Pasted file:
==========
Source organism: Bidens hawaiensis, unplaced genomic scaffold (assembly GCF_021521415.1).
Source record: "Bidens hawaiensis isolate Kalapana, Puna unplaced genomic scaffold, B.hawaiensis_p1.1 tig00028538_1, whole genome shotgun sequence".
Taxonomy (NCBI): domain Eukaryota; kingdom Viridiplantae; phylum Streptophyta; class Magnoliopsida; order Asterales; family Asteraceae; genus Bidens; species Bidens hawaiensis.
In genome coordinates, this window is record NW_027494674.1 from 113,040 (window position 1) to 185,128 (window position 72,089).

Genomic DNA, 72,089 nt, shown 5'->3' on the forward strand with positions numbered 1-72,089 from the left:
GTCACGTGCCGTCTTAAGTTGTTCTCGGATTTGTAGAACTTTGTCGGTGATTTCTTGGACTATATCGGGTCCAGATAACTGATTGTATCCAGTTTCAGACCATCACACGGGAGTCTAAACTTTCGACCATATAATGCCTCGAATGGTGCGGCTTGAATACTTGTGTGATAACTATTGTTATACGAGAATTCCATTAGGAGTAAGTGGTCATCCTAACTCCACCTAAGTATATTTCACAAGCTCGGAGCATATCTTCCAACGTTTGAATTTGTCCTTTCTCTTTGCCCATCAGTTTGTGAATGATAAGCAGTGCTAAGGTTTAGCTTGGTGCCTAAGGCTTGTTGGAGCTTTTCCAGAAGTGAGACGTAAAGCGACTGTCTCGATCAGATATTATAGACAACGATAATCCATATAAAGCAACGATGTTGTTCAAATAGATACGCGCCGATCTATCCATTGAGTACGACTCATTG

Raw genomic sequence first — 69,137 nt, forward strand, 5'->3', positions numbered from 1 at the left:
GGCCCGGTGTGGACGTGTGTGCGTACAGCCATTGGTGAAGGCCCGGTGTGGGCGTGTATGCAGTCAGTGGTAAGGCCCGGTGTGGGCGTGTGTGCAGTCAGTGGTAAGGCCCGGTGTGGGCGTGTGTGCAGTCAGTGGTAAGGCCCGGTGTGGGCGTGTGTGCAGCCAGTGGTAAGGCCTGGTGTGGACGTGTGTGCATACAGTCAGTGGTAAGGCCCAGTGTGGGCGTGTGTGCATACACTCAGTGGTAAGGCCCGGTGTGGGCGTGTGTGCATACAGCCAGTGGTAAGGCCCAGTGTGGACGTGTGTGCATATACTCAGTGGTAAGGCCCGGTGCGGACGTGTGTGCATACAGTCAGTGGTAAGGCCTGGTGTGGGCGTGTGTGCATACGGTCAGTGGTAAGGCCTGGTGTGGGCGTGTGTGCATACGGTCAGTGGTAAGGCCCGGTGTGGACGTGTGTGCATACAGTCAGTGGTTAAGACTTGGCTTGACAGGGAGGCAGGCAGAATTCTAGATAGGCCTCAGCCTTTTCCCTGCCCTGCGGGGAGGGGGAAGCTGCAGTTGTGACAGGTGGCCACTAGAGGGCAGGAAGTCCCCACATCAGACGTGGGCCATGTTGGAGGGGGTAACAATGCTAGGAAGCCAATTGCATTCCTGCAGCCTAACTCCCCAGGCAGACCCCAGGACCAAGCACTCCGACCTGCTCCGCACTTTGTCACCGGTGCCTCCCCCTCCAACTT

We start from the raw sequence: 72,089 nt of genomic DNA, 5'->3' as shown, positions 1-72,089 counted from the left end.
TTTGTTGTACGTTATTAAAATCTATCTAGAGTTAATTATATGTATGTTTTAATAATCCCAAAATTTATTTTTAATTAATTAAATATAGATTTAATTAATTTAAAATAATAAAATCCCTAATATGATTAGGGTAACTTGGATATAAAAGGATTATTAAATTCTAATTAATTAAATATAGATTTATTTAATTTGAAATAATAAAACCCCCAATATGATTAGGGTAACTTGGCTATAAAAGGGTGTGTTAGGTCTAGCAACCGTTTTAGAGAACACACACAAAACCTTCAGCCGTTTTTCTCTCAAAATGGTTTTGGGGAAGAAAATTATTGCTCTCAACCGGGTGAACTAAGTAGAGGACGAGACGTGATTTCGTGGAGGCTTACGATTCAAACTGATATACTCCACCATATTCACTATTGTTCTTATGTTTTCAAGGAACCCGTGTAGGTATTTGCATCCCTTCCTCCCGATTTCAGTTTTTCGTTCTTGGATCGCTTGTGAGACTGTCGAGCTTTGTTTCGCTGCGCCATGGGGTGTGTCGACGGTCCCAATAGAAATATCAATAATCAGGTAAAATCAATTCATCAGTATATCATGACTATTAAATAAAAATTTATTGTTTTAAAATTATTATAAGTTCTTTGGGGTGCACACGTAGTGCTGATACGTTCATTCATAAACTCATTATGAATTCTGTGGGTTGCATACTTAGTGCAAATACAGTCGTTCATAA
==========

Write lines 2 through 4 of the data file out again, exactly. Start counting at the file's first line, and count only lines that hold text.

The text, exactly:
Source record: "Bidens hawaiensis isolate Kalapana, Puna unplaced genomic scaffold, B.hawaiensis_p1.1 tig00028538_1, whole genome shotgun sequence".
Taxonomy (NCBI): domain Eukaryota; kingdom Viridiplantae; phylum Streptophyta; class Magnoliopsida; order Asterales; family Asteraceae; genus Bidens; species Bidens hawaiensis.
In genome coordinates, this window is record NW_027494674.1 from 113,040 (window position 1) to 185,128 (window position 72,089).